A guest post by London Historians member, Colin Davey.
The Barbican is probably one of the most Marmite (love it or hate it) pieces of architecture in London.
Rising phoenix-like, although very slowly, from the ashes caused by the bombing firestorm of 29/30 December 1940, its mass dominates the north of the City of London.
The style of the external surfaces, beton brut, has been connected with the Brutalist architectural style, but often in a pejorative way. “Brutalism” has commonly garnered a negative connotation of ugliness, whereas its literal interpretation is “rough concrete”. A Grade II Listing has not helped to ameliorate the views of the detractors.
A look at a 1914 map of the Barbican area (Old Ordnance Survey Maps – The Godfrey Edition) reveals the street layout of the Ward of Cripplegate Without. That Ward still exists today, combined with Cripplegate Within to become (as one of the 25 Wards) plain Cripplegate, an administrative district within the City of London.
It is the road pattern on the map that strikes you straightaway. Most marked is Jewin Crescent. This has been suggested as being on the line of today’s Frobisher Crescent within the complex, although that conclusion looks questionable if you take the map and orientate by the pervasive St Giles Cripplegate (see below), the map putting the Crescent further west..
The Crescent marks the site of what has been described as the only permitted Jewish cemetery in England up until 1177. The Ward name alone tells us that the cemetery stood outside the old City wall. Today I still regret not having the meaning explained to me as I sang in school assembly, with bemusement: “There is a green hill far away, without a City wall.”
Switching religion, at the end of the Crescent stood the 18C Wesleyan Chapel, sold in the 1870s and with the receipts being passed over to the Wesleyan Chapel in City Road.
If you stand today at the bottom of Whitecross Street, your view straight down is interrupted by the entrance to the Barbican Arts Centre on Silk Street.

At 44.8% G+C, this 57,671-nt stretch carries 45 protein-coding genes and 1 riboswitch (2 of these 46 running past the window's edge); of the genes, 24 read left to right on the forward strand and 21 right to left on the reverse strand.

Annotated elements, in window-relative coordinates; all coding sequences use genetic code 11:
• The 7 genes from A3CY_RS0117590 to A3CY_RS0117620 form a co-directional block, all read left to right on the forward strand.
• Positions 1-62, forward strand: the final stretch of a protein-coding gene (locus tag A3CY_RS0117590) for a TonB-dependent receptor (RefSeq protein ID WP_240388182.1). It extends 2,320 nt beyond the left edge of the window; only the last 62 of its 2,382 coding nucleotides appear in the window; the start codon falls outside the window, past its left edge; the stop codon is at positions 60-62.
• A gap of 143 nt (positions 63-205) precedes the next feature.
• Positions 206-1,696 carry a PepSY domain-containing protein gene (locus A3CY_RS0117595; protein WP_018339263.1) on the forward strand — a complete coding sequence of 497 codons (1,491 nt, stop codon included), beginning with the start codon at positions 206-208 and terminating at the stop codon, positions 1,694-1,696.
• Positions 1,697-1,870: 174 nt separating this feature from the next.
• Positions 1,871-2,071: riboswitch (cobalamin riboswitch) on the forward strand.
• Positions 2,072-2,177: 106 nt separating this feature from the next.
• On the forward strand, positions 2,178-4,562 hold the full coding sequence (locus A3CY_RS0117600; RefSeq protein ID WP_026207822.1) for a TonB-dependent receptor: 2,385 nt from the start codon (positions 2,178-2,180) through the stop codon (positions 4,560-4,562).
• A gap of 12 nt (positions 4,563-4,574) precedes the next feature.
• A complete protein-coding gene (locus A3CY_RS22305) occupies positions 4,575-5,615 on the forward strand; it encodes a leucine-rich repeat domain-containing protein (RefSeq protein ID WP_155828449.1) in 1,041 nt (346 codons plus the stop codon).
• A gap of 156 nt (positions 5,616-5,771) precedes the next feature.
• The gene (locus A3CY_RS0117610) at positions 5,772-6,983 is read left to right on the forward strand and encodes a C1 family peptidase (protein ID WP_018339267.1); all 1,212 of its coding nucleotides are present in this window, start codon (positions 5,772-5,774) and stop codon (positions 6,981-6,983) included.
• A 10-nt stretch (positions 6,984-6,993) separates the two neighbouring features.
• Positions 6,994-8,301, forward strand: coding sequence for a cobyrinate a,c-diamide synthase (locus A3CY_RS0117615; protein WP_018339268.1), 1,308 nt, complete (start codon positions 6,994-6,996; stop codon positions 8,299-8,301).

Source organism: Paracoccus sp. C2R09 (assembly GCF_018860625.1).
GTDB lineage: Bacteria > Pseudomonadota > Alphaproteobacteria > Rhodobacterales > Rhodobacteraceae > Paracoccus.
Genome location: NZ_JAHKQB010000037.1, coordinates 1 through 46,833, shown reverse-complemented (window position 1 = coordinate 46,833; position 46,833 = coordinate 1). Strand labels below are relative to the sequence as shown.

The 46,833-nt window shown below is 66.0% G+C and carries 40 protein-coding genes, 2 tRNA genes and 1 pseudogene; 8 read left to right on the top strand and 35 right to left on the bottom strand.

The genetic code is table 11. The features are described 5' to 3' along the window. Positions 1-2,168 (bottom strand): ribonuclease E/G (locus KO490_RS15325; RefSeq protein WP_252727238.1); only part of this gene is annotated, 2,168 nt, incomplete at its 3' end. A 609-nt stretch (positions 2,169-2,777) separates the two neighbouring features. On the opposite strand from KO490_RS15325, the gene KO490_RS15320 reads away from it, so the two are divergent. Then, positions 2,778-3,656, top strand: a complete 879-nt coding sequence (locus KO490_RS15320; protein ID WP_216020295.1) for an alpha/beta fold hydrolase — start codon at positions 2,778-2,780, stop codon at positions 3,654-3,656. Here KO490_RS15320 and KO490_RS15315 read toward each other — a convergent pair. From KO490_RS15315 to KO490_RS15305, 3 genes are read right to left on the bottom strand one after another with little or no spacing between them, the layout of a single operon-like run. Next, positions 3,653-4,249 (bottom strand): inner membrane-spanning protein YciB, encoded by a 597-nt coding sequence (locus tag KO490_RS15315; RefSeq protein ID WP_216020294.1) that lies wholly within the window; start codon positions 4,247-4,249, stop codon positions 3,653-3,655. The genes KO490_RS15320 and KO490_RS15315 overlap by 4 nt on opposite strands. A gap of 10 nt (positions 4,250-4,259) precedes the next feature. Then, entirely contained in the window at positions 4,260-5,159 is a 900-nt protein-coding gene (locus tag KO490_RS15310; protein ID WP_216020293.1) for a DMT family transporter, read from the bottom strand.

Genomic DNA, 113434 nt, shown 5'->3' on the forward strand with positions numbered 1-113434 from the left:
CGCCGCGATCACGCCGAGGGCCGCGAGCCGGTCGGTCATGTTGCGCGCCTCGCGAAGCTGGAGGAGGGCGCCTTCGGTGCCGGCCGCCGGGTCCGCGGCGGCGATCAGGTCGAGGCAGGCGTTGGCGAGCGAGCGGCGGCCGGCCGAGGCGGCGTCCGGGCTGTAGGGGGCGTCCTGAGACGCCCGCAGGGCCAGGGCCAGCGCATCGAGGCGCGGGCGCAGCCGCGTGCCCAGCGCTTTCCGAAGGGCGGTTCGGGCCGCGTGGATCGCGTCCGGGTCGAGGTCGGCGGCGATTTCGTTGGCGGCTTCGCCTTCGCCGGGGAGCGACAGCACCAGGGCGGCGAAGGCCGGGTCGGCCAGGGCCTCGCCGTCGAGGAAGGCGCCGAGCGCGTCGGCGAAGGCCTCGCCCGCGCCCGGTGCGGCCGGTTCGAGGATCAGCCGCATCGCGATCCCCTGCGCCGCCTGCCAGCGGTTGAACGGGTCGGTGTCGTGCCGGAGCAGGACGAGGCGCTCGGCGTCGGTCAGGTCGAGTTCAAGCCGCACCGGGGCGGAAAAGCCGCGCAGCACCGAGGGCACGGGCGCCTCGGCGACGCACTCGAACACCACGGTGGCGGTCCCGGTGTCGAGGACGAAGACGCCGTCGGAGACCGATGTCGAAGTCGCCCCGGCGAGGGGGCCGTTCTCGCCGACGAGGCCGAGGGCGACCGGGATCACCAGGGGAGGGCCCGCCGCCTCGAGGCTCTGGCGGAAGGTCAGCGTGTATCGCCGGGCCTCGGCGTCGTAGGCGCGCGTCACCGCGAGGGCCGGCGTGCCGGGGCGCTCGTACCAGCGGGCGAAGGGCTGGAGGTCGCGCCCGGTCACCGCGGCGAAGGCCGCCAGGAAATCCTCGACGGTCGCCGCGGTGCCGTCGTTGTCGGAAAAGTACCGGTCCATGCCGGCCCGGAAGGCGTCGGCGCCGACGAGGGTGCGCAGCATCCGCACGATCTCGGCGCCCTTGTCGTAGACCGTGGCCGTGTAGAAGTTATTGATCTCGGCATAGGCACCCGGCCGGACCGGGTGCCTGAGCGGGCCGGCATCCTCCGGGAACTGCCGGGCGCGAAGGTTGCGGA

Pre WW2 Whitecross Street extended down to St Giles Cripplegate. The name of the street supposedly comes from a white cross painted outside a house on the street that belonged to Holy Trinity Priory.
Dominating the area that today broadly contains the Arts Centre was the Midland Railway Goods Station and Booking Office for parcels and passengers. Nearby Barbican station of today was then called Aldersgate Station
The Church of St Giles Cripplegate is well-enough documented not to need any treatment here. The “Cripple” most probably comes from the Anglo-Saxon “crepel”, meaning a covered passageway to a watchtower or barbican, although some would look to the image of cripples begging at the gate to the old City.
The western end of the Barbican complex also yields history. All those entering the Museum of London will have passed the Conversion Memorial of John Wesley – the Aldersgate Flame (Martin Ludlow – 1981), marking the event of what was called his “second conversion” nearby in 1738. The memorial takes the form of a simulated sheet of paper, standing on one corner with the upper corners folded over.
The final item concerns Beech Street. Local residents and workers will have witnessed the “Beech Street tunnel panic”, where a novice visitor to the Arts Centre begs for directions, the Centre not having the best reputation for accessibility.
Beech Street is an original street, pre-WW2 running east from the Golden Lane junction to Whitecross Street. The western part of today’s Beech Street was then known as…..Barbican.
For the Beech connection, we need to go up a level on to the Barbican pedway. At a point near to the bridge over Aldersgate Street stands a knarled lump of wood in a base.
The adjoining plaque tells us that the wood comes from Burnham Beeches, the site purchased by the Corporation of London on behalf of the nation in 1880 and the wood reclaimed after a storm in 1990. The composer Felix Mendelssohn was apparently fond of the area as a source of musical inspiration. And thus the lyrical name for the lump of wood – the Mendelssohn Tree.
Colin Davey is a qualified City of London Guide, City of Westminster Guide and National Trust Guide. His web site his here.